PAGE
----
If you think summer vacation is still about sleeping in, watching TV, and getting a tan, you obviously have not met the 16 students studying in Polk State’s second Scholarobotics Academy.
These high-school juniors and seniors, far from wiling away their summers by the pool or under the covers, are building what could be precursors to the next generation of medical robots and preparing to present their work to an international gathering of robotic surgeons later this year in France.
Oh, and to top it all off, they’re earning college credit, too.
“The program has grown significantly,” said Suzanne Halverson, professor of anatomy and physiology at Polk State Chain of Lakes Collegiate High School who teaches in the program, which is a partnership with Winter Haven Hospital.
“We have double the number of students participating, and they represent high schools all across Polk County. What these students are receiving is a realistic introduction to working in a healthcare environment — and opportunities to learn and work alongside professional physicians. The students are getting to do some amazing things.”
This second edition of Scholarobotics kicked off June 22, drawing 16 students from high schools including All Saints Academy, Bartow and Haines City international baccalaureate, Lake Wales, and McKeel Academy of Technology, as well as Polk State’s collegiate high schools.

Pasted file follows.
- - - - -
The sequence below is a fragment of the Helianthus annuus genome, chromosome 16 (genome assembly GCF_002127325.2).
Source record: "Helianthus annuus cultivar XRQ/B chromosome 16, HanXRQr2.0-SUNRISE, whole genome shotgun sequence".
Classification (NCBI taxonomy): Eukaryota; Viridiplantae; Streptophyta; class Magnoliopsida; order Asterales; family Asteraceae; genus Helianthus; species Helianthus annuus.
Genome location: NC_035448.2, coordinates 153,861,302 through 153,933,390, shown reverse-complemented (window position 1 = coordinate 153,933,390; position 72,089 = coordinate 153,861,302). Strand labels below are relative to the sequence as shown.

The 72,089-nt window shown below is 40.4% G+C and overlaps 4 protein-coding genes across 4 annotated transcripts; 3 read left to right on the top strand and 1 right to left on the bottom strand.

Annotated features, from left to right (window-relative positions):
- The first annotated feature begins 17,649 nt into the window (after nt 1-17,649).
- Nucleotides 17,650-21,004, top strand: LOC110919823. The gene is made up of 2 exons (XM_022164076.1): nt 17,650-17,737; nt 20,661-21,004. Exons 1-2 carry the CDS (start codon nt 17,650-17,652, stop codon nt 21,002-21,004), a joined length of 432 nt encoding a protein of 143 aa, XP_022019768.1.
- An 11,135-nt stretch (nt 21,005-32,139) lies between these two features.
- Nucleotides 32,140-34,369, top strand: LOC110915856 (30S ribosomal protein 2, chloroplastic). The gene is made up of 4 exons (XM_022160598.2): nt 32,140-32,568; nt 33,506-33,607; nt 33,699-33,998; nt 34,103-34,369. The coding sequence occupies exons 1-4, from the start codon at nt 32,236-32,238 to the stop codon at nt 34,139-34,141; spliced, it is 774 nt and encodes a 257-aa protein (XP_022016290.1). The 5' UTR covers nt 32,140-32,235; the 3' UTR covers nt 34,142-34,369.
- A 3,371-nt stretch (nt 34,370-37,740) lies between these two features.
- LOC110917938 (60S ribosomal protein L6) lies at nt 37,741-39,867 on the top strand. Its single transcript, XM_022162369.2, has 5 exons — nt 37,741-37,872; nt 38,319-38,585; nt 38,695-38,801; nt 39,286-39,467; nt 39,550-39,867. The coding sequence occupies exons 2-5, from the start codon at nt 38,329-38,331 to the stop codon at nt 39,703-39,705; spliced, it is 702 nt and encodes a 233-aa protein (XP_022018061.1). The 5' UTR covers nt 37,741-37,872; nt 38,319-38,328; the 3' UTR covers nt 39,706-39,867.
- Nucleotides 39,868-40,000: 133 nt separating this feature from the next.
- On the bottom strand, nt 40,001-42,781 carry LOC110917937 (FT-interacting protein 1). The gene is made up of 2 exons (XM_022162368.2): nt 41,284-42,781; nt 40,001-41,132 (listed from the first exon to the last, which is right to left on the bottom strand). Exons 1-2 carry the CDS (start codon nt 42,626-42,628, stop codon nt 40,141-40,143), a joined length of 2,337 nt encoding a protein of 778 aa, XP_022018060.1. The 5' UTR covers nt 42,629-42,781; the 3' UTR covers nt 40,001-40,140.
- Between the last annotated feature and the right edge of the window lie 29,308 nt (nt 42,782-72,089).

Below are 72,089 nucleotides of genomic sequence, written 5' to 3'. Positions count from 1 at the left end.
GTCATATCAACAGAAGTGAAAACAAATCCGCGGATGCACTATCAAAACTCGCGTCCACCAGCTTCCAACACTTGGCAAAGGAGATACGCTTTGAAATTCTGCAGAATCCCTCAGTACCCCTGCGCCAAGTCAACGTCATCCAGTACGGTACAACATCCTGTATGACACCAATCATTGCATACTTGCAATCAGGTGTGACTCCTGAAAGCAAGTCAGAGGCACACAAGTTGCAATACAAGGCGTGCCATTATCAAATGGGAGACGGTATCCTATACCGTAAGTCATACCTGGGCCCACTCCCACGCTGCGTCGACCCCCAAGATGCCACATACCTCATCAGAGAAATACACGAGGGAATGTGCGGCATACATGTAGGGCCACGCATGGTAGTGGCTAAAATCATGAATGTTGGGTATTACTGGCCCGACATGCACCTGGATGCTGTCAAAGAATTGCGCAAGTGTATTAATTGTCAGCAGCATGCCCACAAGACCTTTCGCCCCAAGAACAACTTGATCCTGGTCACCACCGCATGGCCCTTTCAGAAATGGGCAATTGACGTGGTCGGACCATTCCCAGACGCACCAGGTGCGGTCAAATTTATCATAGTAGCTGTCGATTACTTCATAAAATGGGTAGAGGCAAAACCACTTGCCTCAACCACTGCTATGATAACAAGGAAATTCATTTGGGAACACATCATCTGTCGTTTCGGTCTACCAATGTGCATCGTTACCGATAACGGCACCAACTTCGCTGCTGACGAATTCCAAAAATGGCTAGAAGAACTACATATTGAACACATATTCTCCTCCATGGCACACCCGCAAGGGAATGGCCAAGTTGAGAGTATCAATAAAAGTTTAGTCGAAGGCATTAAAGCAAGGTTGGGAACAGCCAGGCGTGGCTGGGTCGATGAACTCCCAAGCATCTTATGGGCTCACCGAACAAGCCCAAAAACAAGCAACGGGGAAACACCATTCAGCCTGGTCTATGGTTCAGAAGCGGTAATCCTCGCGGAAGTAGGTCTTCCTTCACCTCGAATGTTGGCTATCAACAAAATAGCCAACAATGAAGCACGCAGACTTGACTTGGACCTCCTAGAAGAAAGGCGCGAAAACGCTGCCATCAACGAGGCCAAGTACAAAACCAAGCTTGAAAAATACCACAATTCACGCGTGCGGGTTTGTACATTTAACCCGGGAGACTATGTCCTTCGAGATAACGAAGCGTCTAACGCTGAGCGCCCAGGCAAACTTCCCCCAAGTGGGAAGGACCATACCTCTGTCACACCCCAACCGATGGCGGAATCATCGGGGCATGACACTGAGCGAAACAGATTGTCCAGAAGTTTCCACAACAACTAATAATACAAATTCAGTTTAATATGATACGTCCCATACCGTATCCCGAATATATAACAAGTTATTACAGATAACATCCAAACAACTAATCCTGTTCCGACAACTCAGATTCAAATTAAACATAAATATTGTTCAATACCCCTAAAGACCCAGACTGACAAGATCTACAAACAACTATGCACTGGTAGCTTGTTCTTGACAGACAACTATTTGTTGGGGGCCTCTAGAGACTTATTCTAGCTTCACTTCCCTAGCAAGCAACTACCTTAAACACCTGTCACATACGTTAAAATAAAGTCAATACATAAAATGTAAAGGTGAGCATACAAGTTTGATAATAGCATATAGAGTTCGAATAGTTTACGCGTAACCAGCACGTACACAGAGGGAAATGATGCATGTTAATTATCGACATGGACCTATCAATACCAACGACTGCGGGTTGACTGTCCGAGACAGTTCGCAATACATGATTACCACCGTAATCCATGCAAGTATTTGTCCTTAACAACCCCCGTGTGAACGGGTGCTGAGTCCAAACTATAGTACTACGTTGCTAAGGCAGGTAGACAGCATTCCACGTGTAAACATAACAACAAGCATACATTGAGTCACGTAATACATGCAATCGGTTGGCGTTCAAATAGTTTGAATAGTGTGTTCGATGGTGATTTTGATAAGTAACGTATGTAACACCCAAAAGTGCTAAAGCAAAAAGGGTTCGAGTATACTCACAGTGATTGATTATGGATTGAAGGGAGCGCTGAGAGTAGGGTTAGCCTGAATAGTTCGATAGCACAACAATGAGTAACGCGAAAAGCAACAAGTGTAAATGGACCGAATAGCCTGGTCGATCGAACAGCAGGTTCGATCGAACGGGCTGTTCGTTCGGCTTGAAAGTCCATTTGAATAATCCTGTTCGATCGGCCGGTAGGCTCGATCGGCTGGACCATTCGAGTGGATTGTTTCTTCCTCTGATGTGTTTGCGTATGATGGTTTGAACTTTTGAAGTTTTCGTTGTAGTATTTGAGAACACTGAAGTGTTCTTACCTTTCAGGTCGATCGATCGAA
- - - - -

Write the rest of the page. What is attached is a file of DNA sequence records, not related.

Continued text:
At the start of the program, the students were promptly divided into groups of four and five — to better acquaint them with the team-care approach of modern medicine — and tasked with projects developed by Dr. Ahmet Gudeloglu, a research fellow at Winter Haven Hospital’s Robotics Institute & Center for Urology.
Those projects, as you might expect, are far from the classic homemade volcano.
One group is building a robotic surgical assistant that will transfer sutures and an ultrasound probe in and out of the surgical field. Another group is building a robotic arm that would irrigate the surgical area with saline, as needed by the physician for visibility. A third group is building a robotic arm for microsurgical suturing. Yet another group is developing a teleconferencing system — picture an iPad on wheels — that will allow a physician to talk face-to-face with a patient’s family or other members of the medical team, even if the physician is on another floor of the hospital or in an entirely different ZIP code.
The projects vary, but collectively they represent huge gains for the field of robotic surgery. Gains that are being made in a Polk State classroom.
“Right now, this is all just for the students’ projects,” said Gudeloglu. “But once we demonstrate that what they’ve created works, these projects could eventually be used in real robotic procedures.”
If that possibility is mind-blowing to the outside observer, imagine what it’s like for the students. Just weeks ago, they were lugging their backpacks through the halls of high school, and now here they are, conducting research that could advance a whole medical specialization.